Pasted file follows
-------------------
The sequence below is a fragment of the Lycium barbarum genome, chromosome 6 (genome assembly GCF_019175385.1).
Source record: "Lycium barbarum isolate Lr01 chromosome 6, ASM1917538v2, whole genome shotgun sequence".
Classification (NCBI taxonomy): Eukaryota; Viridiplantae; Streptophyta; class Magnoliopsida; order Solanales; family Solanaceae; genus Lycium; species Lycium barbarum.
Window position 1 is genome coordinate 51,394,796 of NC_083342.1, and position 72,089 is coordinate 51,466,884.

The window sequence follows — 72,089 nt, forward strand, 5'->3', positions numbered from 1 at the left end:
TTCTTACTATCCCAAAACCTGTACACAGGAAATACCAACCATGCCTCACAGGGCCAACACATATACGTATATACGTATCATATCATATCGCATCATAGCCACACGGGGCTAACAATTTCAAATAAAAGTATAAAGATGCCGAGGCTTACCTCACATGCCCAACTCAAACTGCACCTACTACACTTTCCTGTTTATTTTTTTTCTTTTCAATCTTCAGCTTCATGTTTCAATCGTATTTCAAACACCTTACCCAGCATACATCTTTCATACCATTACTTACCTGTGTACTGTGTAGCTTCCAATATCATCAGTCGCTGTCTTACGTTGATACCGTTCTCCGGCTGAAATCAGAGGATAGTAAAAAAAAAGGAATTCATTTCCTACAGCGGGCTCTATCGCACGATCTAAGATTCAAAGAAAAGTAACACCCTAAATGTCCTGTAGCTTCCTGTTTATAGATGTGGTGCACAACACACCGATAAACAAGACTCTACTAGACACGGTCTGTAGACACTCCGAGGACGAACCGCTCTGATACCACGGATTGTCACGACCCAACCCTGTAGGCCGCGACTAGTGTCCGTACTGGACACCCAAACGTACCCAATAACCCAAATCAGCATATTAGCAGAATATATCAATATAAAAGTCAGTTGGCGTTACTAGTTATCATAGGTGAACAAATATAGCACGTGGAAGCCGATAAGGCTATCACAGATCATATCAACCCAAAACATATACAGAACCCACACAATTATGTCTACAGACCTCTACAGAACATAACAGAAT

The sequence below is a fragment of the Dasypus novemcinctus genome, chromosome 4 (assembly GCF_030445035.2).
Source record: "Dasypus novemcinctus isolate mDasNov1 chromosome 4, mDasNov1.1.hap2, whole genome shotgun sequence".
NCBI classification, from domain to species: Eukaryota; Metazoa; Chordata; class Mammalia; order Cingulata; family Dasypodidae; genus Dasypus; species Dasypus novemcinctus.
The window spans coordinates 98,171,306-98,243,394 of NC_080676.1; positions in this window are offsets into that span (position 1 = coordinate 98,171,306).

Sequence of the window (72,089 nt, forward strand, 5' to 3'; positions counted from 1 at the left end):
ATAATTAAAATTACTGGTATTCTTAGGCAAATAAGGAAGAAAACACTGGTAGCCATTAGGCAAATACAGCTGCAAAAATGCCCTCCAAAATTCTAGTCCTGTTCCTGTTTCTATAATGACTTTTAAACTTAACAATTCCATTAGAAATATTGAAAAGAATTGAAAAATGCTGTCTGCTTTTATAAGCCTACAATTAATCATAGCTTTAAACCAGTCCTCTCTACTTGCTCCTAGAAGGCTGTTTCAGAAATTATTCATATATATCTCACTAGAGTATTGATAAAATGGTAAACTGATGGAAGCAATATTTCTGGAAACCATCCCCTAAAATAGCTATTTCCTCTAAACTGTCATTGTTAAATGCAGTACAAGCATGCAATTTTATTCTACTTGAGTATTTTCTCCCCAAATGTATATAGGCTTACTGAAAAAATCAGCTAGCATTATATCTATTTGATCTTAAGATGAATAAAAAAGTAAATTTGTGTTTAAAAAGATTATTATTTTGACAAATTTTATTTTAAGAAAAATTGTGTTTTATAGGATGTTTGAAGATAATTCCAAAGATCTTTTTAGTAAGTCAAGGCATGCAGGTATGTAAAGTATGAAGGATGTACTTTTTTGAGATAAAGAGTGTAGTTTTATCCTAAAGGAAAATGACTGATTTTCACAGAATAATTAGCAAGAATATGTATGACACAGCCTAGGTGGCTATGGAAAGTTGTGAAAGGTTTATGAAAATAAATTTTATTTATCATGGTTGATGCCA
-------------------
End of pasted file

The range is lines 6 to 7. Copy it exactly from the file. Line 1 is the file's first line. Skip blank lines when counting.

TTCTTACTATCCCAAAACCTGTACACAGGAAATACCAACCATGCCTCACAGGGCCAACACATATACGTATATACGTATCATATCATATCGCATCATAGCCACACGGGGCTAACAATTTCAAATAAAAGTATAAAGATGCCGAGGCTTACCTCACATGCCCAACTCAAACTGCACCTACTACACTTTCCTGTTTATTTTTTTTCTTTTCAATCTTCAGCTTCATGTTTCAATCGTATTTCAAACACCTTACCCAGCATACATCTTTCATACCATTACTTACCTGTGTACTGTGTAGCTTCCAATATCATCAGTCGCTGTCTTACGTTGATACCGTTCTCCGGCTGAAATCAGAGGATAGTAAAAAAAAAGGAATTCATTTCCTACAGCGGGCTCTATCGCACGATCTAAGATTCAAAGAAAAGTAACACCCTAAATGTCCTGTAGCTTCCTGTTTATAGATGTGGTGCACAACACACCGATAAACAAGACTCTACTAGACACGGTCTGTAGACACTCCGAGGACGAACCGCTCTGATACCACGGATTGTCACGACCCAACCCTGTAGGCCGCGACTAGTGTCCGTACTGGACACCCAAACGTACCCAATAACCCAAATCAGCATATTAGCAGAATATATCAATATAAAAGTCAGTTGGCGTTACTAGTTATCATAGGTGAACAAATATAGCACGTGGAAGCCGATAAGGCTATCACAGATCATATCAACCCAAAACATATACAGAACCCACACAATTATGTCTACAGACCTCTACAGAACATAACAGAAT

The sequence below is a fragment of the Dasypus novemcinctus genome, chromosome 4 (assembly GCF_030445035.2).